Georgia State coach Shawn Elliott had a record-setting first season with the Panthers, leading the team to its first bowl win in program history and a 7-5 record.  Elliott’s successful season –– concluding with a Cure Bowl victory over Western Kentucky –– sets the bar high for his second season with the Panthers. ...
Why a small change in law could create danger for students
Why a small change in law could create danger for students

A dozen words have stirred panic among the people responsible for keeping Georgia children safe when they’re going to and from school.  A phrase that state lawmakers inserted into a 15-page traffic measure in the waning days of this year’s legislative session will muddy the law about stopping for school buses while they’re loading...
Georgia college, town reflect Hispanic growth and prosperity
Georgia college, town reflect Hispanic growth and prosperity

Dalton State College student Bryan Lopez is part of a school team that will, as part of its many duties, recruit students across the state line in Tennessee this fall. Lopez, 22, an aspiring dentist who came with his family from Guatemala when he was 12, will stress to his target audience — Hispanics — that this college is the...
Ex-Brinks employee convicted of conspiring to rob armored trucks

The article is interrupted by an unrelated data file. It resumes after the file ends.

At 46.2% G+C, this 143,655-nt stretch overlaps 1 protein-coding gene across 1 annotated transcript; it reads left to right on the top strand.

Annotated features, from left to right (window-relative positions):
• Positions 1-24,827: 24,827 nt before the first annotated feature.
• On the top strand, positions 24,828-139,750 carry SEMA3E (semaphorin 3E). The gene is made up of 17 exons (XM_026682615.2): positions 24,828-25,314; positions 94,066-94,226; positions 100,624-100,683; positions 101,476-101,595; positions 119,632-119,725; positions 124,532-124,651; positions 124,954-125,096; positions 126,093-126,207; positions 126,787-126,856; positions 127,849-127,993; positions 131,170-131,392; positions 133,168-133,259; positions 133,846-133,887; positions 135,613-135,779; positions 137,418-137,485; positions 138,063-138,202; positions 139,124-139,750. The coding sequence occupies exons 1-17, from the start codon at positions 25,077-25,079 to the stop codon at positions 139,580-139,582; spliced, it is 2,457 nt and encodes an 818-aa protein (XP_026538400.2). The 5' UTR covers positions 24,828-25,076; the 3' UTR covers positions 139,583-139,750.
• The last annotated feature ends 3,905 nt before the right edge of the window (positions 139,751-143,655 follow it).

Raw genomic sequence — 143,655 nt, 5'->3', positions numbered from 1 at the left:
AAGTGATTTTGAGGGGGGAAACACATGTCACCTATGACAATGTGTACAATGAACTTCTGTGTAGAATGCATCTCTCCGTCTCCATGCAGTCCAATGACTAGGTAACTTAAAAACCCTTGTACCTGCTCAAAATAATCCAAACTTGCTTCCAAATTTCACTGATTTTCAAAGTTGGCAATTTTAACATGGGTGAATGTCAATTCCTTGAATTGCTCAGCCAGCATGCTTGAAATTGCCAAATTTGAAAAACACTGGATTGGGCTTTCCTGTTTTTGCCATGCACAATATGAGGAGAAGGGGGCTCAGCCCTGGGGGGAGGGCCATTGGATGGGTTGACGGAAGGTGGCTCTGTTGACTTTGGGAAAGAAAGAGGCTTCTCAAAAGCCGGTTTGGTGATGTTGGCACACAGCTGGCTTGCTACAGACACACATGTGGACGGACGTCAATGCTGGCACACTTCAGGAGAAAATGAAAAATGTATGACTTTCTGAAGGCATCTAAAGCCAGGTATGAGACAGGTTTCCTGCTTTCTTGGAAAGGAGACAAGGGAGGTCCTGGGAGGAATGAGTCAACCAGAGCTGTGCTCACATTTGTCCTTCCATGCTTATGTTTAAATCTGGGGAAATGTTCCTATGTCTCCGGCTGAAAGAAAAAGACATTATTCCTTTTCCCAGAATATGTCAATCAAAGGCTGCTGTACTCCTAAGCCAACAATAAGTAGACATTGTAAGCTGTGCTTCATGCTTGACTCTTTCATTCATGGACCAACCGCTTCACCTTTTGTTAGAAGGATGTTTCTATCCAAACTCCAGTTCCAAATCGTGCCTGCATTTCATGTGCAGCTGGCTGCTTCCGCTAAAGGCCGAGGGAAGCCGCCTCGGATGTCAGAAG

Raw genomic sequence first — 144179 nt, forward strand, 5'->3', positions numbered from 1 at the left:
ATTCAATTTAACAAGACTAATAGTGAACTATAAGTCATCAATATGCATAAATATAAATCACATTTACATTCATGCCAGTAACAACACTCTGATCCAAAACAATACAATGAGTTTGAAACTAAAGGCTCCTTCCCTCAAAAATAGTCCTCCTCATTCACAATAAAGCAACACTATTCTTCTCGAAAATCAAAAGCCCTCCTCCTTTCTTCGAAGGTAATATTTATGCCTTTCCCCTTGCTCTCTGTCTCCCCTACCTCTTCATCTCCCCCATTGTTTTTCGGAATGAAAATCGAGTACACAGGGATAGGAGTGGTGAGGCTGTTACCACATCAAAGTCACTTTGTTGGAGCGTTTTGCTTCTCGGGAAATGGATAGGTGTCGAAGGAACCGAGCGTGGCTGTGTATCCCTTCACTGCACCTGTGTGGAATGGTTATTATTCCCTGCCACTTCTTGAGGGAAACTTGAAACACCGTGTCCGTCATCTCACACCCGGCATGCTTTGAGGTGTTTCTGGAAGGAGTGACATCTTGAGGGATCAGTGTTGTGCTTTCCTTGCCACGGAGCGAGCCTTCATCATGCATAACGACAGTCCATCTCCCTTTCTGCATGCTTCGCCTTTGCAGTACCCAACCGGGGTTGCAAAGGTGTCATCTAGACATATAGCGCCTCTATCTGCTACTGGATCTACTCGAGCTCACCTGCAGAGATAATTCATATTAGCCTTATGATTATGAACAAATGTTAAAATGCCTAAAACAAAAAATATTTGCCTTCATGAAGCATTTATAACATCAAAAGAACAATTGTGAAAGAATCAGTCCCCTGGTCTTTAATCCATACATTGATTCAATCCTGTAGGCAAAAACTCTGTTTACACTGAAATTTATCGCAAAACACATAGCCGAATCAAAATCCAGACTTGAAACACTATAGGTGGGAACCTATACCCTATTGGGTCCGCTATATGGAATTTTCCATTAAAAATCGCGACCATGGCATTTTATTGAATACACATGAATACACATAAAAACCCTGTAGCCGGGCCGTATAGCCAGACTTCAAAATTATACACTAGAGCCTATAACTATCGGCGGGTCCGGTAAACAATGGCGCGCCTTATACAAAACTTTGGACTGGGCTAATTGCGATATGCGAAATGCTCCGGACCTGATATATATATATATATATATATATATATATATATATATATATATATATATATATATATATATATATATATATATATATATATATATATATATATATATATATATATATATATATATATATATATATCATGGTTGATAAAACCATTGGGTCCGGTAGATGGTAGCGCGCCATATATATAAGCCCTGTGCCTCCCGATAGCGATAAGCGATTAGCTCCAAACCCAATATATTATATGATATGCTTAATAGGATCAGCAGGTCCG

Ex-Brinks employee convicted of conspiring to rob armored trucks

Federal prosecutors say a former Brinks employee used his knowledge of armored truck routes and drivers to orchestrate two Savannah-area heists. Victor Natson, 27, worked for Brinks, Inc. for two years before he conspired with a convicted gang member and that man’s cousin to pull off the robberies in October 2016 and January 2017, according...
Another Georgia school district joins the movement to arm teachers
Another Georgia school district joins the movement to arm teachers

The Fannin County Board of Education approved arming teachers Thursday, becoming the second system in the state to make that move. The county is on the Tennessee border. It’s 3,212 students and faculty of 179 are dispersed among three elementary schools, a middle school and a high school. It has about about half the number of students as Laurens...
More Stories